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    ‘Can Central Bank Gold Reserves Reduce Sovereign Credit Risk?’- A study by the India Gold Policy Centre at IIMA

    Published on October 1, 2021

    ~ First-of-its-kind study of international markets conducted across 48 advanced and emerging economies~

    At a time of rising government debt in conjunction with the adverse effects of COVID-19, a study carried out by the India Gold Policy Centre (IGPC) at the Indian Institute of Management Ahmedabad (IIMA) has revealed a glimmer of hope for countries that have been diversifying their foreign exchange reserves by increasing their holdings in gold.

    The study finds that high levels of Central Bank gold reserves have a strong impact in reducing the sovereign credit risk of that country in international markets.  In the current scenario, the findings, therefore, seem to have positive implications for India.

    A first of its kind, this study of global markets was conducted by the team of Sawan Rathi, a doctoral student in Economics, Professor Sanket Mohapatra, IIMA faculty in Economics, and Professor Arvind Sahay, Chairperson of India Gold Policy Centre (IGPC) and a faculty in marketing and economics at IIMA.

    The researchers considered five-year sovereign credit default swap (CDS) spreads for 48 advanced and emerging market countries over a 20-year period, from 2000 to 2020 for measuring the economy’s default risk. The data was mapped against information on Central Banks’ gold stocks obtained from the World Gold Council database.

    Key Findings

    i.     Hedging Risks for Central Banks:

    The study reveals that higher central bank gold reserves reduce future uncertainty and reinstate confidence in investors as well as policy makers. The research reveals a negative and significant association of sovereign CDS spreads with the central bank gold holdings of an economy. The researchers noted that the likelihood of a credit ratings downgrade decreases with larger gold holdings of central banks by reducing future uncertainty and reassuring confidence in investors and policy makers.

    ii.   A stronger impact of Central Bank gold during turmoil in global financial markets and country-specific crises

    The study investigates the variation in the negative relationship between central bank gold reserves and sovereign CDS spreads, specifically, during periods of high volatility in global financial markets and country-specific crisis. This variation is found to be even stronger during periods of high global volatility, as well as country specific debt and inflation crisis. In periods of high global volatility, a 10% increase in overall Central Bank gold is associated with a 4.0% decrease in sovereign CDS spreads, compared to a 3.1% decline in other periods. During sovereign debt crisis, a 10% increase in overall Central Bank gold is associated with a 13.3% decrease in sovereign CDS spreads, compared to 3.0% decline in other periods. During inflation crisis, a 10% increase in overall Central Bank gold is associated with a 16.0% decrease in sovereign CDS spreads, compared to 3.2% decline in other periods.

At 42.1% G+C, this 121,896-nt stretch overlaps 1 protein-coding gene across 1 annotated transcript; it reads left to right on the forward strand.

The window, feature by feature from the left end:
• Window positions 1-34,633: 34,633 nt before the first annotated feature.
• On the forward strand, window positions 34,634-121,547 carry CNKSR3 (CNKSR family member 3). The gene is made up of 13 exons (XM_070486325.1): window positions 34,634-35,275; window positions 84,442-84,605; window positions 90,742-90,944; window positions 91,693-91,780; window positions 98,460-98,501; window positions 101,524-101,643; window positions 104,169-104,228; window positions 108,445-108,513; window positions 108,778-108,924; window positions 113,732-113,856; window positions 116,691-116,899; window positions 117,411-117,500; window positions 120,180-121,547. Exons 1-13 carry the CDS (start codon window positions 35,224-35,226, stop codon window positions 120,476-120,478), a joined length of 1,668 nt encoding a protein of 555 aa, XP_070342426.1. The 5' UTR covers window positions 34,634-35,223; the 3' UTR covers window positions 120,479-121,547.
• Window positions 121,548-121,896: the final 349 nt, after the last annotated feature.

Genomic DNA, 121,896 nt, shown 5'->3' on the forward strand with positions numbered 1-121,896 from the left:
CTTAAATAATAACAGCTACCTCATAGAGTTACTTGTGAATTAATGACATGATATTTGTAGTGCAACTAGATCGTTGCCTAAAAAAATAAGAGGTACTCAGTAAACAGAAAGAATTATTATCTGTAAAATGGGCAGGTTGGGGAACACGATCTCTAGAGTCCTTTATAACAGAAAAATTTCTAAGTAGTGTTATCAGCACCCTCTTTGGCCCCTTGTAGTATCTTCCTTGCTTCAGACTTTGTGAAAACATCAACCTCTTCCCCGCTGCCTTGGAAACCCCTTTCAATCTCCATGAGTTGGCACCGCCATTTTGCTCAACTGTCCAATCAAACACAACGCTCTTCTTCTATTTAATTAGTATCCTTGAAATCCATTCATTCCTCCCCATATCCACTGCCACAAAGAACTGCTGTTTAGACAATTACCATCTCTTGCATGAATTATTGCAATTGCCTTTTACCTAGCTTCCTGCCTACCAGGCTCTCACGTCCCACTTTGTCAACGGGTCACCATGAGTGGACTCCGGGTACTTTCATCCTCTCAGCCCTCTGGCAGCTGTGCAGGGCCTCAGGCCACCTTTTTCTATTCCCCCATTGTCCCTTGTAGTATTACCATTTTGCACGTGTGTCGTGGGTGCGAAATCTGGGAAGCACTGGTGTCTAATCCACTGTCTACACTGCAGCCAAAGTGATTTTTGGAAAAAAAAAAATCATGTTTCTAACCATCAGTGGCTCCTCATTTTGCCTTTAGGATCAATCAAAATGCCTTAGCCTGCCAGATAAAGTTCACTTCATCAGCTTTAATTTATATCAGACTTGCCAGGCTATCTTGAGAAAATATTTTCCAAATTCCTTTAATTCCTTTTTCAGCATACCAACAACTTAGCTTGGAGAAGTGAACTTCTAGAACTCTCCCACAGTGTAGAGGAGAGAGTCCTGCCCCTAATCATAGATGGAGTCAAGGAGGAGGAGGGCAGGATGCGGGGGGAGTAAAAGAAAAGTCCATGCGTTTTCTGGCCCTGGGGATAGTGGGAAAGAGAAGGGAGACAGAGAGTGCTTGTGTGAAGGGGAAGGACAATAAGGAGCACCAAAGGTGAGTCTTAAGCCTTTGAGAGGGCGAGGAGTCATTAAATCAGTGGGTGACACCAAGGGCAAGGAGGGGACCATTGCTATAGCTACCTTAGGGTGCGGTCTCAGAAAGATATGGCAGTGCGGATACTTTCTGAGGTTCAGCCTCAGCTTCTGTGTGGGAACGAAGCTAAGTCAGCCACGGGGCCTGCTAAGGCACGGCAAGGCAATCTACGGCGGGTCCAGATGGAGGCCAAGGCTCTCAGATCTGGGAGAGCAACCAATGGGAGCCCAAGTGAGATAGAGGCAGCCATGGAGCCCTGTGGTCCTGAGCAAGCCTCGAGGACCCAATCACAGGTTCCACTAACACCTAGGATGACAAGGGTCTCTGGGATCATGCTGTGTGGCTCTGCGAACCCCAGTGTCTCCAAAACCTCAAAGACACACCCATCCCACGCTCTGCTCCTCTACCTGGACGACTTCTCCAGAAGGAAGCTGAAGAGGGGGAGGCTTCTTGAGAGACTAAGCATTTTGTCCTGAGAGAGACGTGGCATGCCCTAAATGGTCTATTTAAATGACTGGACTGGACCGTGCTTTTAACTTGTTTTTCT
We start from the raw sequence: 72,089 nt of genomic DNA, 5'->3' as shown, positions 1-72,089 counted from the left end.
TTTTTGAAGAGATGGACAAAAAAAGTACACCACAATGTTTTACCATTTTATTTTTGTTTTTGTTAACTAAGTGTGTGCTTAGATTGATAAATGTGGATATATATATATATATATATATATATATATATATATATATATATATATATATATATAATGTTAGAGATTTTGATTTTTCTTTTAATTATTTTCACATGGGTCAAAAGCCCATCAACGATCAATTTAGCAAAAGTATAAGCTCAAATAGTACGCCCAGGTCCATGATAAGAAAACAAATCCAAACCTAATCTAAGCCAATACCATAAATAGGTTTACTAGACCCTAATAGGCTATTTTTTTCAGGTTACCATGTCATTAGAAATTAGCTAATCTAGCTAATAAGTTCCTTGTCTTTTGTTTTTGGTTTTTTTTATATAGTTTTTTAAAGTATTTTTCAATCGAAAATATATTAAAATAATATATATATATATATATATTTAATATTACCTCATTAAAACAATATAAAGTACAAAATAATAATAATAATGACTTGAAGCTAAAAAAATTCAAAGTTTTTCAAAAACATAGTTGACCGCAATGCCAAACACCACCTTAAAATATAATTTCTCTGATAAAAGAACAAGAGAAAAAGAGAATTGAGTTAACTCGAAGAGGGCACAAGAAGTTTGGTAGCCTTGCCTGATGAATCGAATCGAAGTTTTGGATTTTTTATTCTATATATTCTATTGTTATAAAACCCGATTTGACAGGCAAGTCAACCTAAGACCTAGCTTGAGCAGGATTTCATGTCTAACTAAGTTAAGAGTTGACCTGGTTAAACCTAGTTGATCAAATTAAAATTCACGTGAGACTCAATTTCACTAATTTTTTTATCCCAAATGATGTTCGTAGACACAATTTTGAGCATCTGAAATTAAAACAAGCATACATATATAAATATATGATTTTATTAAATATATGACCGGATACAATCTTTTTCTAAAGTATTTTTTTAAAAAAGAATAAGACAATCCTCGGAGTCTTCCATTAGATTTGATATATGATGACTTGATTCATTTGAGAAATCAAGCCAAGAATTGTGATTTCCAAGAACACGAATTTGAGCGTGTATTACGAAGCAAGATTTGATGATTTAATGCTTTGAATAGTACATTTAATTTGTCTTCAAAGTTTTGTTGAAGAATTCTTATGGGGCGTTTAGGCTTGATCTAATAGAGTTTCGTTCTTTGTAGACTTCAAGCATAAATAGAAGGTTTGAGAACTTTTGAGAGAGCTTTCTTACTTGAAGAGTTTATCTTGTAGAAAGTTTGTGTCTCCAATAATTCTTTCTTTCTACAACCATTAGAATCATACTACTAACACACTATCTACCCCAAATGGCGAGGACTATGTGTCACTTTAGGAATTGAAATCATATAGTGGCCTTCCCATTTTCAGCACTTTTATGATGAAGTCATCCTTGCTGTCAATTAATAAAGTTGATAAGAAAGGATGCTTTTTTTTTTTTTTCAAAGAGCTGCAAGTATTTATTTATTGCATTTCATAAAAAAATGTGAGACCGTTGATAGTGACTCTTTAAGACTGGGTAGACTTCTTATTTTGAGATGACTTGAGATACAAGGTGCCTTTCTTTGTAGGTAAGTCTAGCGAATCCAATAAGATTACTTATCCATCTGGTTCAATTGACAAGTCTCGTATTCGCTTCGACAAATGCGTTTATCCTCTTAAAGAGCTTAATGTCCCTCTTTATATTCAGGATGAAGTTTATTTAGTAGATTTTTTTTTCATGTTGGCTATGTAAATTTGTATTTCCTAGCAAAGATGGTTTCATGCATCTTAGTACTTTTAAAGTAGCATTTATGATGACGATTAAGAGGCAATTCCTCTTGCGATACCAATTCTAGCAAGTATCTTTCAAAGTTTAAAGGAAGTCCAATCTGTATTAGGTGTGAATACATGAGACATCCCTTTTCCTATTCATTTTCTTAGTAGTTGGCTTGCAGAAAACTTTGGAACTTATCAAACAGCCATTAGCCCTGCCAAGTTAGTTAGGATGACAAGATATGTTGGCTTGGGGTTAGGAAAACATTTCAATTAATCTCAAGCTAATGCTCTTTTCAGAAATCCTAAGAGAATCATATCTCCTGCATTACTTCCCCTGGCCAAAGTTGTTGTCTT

iii. Growth-oriented macroeconomic policies can also reduce country risk

    A higher GDP growth, greater fiscal strength, and larger foreign exchange reserves can result in reduced sovereign credit risk as expected, while higher debt is associated with greater risk of debt default of a country. A better institutional environment, proxied by the Rule of Law index compiled by the World Bank, is associated with lower sovereign risk.

    Sharing his views on the policy relevance of the findings, Professor Arvind Sahay, Chairperson, India Gold Policy Centre, IIMA, said, “Due to necessary countercyclical fiscal stimulus and a build-up of government debt during the COVID-19 crisis, sovereign credit ratings of both advanced and emerging market economies have come under pressure. In 2020, Moody’s downgraded India’s sovereign rating to Baa3, highlighting its weak fiscal position as the primary cause of credit restriction.

     The findings of this cross-country study suggest that higher central bank gold reserves can help in stemming a further deterioration and provide support to the credit ratings of countries such as India.”

    There has been a general increase in the RBI’s stock of gold reserves since 2018.  Stating this, Professor Sanket Mohapatra, says, “Central bank gold reserves have been known to aid in diversification of overall international reserves and may boost returns during extremely low or negative international interest rates. Our study shows that they can also have a positive impact on sovereign creditworthiness, particularly during times of financial market volatility and crisis episodes.”

    Professor Mohapatra maintains that a more active involvement of gold can diversify India’s overall international reserves portfolio and is optimistic about gold playing the role of a stabilising agent in India’s external position.